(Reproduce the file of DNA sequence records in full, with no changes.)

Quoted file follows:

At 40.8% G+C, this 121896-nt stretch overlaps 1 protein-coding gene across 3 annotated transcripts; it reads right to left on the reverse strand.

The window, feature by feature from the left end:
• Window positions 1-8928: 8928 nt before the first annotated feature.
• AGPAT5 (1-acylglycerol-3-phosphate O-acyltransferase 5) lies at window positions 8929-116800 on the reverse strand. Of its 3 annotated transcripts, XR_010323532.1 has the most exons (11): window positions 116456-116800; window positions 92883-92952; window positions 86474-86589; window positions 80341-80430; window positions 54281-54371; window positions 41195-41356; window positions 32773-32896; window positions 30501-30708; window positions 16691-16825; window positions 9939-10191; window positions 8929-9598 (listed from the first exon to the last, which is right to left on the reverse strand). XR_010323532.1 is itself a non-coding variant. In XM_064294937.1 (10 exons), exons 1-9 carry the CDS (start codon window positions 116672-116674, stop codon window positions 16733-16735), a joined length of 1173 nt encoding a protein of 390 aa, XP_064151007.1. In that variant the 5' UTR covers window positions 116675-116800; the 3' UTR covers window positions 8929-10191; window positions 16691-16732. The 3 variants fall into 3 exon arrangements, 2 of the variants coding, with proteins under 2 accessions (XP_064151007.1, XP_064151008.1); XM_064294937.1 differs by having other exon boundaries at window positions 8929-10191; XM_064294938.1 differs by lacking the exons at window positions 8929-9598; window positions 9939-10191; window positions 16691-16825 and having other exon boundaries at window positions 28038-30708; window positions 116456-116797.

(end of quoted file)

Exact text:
At 40.8% G+C, this 121896-nt stretch overlaps 1 protein-coding gene across 3 annotated transcripts; it reads right to left on the reverse strand.

The window, feature by feature from the left end:
• Window positions 1-8928: 8928 nt before the first annotated feature.
• AGPAT5 (1-acylglycerol-3-phosphate O-acyltransferase 5) lies at window positions 8929-116800 on the reverse strand. Of its 3 annotated transcripts, XR_010323532.1 has the most exons (11): window positions 116456-116800; window positions 92883-92952; window positions 86474-86589; window positions 80341-80430; window positions 54281-54371; window positions 41195-41356; window positions 32773-32896; window positions 30501-30708; window positions 16691-16825; window positions 9939-10191; window positions 8929-9598 (listed from the first exon to the last, which is right to left on the reverse strand). XR_010323532.1 is itself a non-coding variant. In XM_064294937.1 (10 exons), exons 1-9 carry the CDS (start codon window positions 116672-116674, stop codon window positions 16733-16735), a joined length of 1173 nt encoding a protein of 390 aa, XP_064151007.1. In that variant the 5' UTR covers window positions 116675-116800; the 3' UTR covers window positions 8929-10191; window positions 16691-16732. The 3 variants fall into 3 exon arrangements, 2 of the variants coding, with proteins under 2 accessions (XP_064151007.1, XP_064151008.1); XM_064294937.1 differs by having other exon boundaries at window positions 8929-10191; XM_064294938.1 differs by lacking the exons at window positions 8929-9598; window positions 9939-10191; window positions 16691-16825 and having other exon boundaries at window positions 28038-30708; window positions 116456-116797.